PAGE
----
Music of a Life is simple story but one that reveals much about a time and place in the past. Andren Makine's novella begins with a scene depicting modern-day Russia's inefficiency: a station full of people waiting for a train that may be days late. Among those waiting are a prostitute, two soldiers, a young mother, and a snoozing old man. They are a sampling, survivors of the calamities of Russia's 20th-century, and an example of human endurance, man's ability to survive in near impossible circumstances.
Though the author refers to this group as "Homo Sovieticus," he does not stereotype Russians. Rather, the characters are archetypes of people everywhere, which is why this novel is immediately absorbing: we all know people who are like this woman or that man.
In the train station, in an abandoned back room, an old man pretends to be playing a dusty and abandoned piano. The man's hands are gnarled¨his knuckles huge. We immediately conclude that he's an old labourer who's either drunk or senile. But then he stops this pantomime of a performance, bangs his hands onto the keys and begins to weep.
Flashback: The man's name is Alexen Berg. In 1941 he is a 21-year-old concert pianist with a brilliant future. On the afternoon before his first concert, he stops in front of a poster announcing his performance and reads his own name with anticipation. He turns to go home, but is stopped on the way by a neighbour who tells him that his equally talented and intellectual parents have been taken away by the secret police, and that they are looking for him too. He barely makes his escape. For the next several years, Alexen survives, first by taking another man's identity, and then¨ironically¨by joining the Russian army as the Germans invade. He realizes that he can never perform again. It would be reckless and self-destructive.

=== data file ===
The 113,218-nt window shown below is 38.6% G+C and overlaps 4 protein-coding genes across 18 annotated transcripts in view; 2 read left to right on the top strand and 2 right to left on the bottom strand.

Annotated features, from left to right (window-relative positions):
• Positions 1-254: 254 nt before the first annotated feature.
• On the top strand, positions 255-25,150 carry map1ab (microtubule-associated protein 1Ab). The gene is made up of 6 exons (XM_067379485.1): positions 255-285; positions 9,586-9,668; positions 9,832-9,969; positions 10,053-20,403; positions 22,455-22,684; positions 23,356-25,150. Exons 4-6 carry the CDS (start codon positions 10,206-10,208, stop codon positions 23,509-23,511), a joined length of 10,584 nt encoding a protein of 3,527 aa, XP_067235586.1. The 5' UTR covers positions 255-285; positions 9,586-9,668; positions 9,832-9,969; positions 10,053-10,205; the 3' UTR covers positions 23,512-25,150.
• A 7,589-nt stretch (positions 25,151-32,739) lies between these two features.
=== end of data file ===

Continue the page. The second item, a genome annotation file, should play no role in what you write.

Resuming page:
There's nothing particularly new about such a tale. Yet the telling is beautiful. The prose is flowing, graceful and superbly translated from French by Geoffrey Strachan. The characters, their hopes, disappointments, and suffering are but a tiny and well-realized sampling of a much greater tragedy, the scale of which can only be glimpsed a few sad lives at a time.
The train station becomes a microcosm of Soviet life:
The shadowy beings around me on whom I have been focusing melt once more into a single mass. Their breathing blends together, the mutterings of nocturnal narratives are drowned out by the wheezing sounds of sleep. The murmur of the lullaby, recited rather than crooned by the young mother, reaches me simultaneously with the whispering of soldiers as they follow hard on the prostitute's heels.
The novel is brilliant. Andren Makine effectively conveys the effects on those who witness the hallmarks of war. As Alexen leaves a hiding spot after several days of bombing raids, he is confronted with a scene of mind-numbing horror:
At the end of his second day of walking, he went down toward a river, and on the bank, at the entrance to a bridge demolished by shelling, saw a complete battlefield: dozens of soldiers to whom death had lent poses that were sometimes extremely banal, like the one of a body with its legs buckled beneath it, sometimes touching, like that of a young infantryman, his hand outstretched in an orator's gesture.
The novel's ending, while predictable, is nevertheless comforting. Peace will return, and when it does life will regain its proper rhythm. There will be joy to experience again. Andren Makine captures this time and place with economy but with a richness that makes us think long after the book is put away. ˛